Archbishop’s Teaching

Fourth Sunday after Epiphany John 4 / 5 – 26

Time of the Epiphany
Fourth Sunday after Epiphany
John 4 / 5 – 26

Homily of His Excellency Selim Sfeir
Maronite Archbishop of Cyprus
The Living Water

Dear brothers and sisters in Christ,
Jesus, tired from his walk in the desert and midday, says to the woman he meets at Jacob's well: "Give me a drink". Let us admire the way the Lord addresses her. He who gives abundantly gives lowers himself to depend on this woman, asking her for water to quench her thirst. What a surprise it was for her to hear Jesus, whom she recognized as a Jew, asking her for a drink!
For this Samaritan woman, the dialogue with Jesus takes a surprising turn in just a few moments. Even though he had just asked her for a drink, he offered her the living water that quenches all thirst, so that it was she who now asked him: "Lord, give me this water". Instead of answering her directly, he leads her to confide in him about the two tragedies of her life. First, her marital failure: "I have no husband". Then her religious distress: she did not know where to worship God; the schools were opposed: on the mountain or in Jerusalem. This brief dialogue with Jesus highlighted the two main obstacles in the life of this woman, preventing her from reaching God. Jesus led her, without judgment, to humbly acknowledge the two dead ends in her life, the two perpetually unsatisfied thirsts that make her life unhappy.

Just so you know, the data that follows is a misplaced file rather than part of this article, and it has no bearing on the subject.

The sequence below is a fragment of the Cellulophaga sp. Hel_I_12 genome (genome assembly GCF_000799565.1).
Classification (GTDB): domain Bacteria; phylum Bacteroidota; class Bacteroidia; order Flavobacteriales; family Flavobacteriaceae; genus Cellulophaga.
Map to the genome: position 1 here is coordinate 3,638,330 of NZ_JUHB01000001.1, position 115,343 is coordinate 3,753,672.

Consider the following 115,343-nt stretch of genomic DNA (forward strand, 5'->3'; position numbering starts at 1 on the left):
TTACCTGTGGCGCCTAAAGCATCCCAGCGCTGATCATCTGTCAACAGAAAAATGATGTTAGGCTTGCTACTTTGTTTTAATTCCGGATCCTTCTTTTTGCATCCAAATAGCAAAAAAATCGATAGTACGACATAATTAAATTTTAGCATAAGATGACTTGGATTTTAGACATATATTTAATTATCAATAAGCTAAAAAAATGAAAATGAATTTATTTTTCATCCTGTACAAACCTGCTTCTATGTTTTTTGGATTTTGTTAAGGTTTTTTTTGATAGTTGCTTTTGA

And this is precisely where Jesus intervenes. He comes to meet us, and leads us to confess to him our thirst, our thirst to love, always unsatisfied because no human can heal the original wound, except God himself.
The living water that Jesus promises the Samaritan woman, that he promises us, is the Holy Spirit that will flow from his pierced heart on the Cross, the divine love that alone can quench our thirst, thirst to love God, and thirst to love humanity. This is the meaning of our lives: to surrender to God our inabilities, to offer him our broken and humiliated hearts, to cry out to him our thirst. And this doesn't come without effort, for we seek in every way to fill the gaps in our hearts, thus preventing the living water from penetrating. Our world excels in offering us a thousand escapes that make us flee our misery, a thousand vinegar drinks that cannot quench our thirst. If there is a real effort, the one that leads us to confess our misery and thirst to God, and implore his help.
Therefore, the encounter of Jesus with the Samaritan woman, the encounter of Jesus with each of us, takes on its full meaning. It is the exchange of two thirsts. The Samaritan woman thirsts to be able to love and worship; Jesus thirsts to be able to communicate his love. This is the meaning of his thirst at Jacob's well, and the meaning of his cry of thirst at Golgotha. By revealing his thirst to the Samaritan woman, Jesus revealed hers; by quenching it, he showed her how to quench his own. All that God lacks is what can only come from us: that we welcome the love he desires to communicate to us.
The woman has found the answer to the deepest needs of her soul, and now she wants to give witness to what she has found in Jesus. She addresses those in her own city, where her life of sin was known.
Now she can say, "Come and see a man who has told me all that I ever did; can this be the Christ?”. She has believed what the Lord Jesus told her, and she confesses it with her own mouth before people. This is the sign of a true conversion!

Lord, we are thirsty. Give us to drink from your water to receive your Love and carry it to all those we meet.

† Selim Sfeir
Maronite Archbishop of Cyprus

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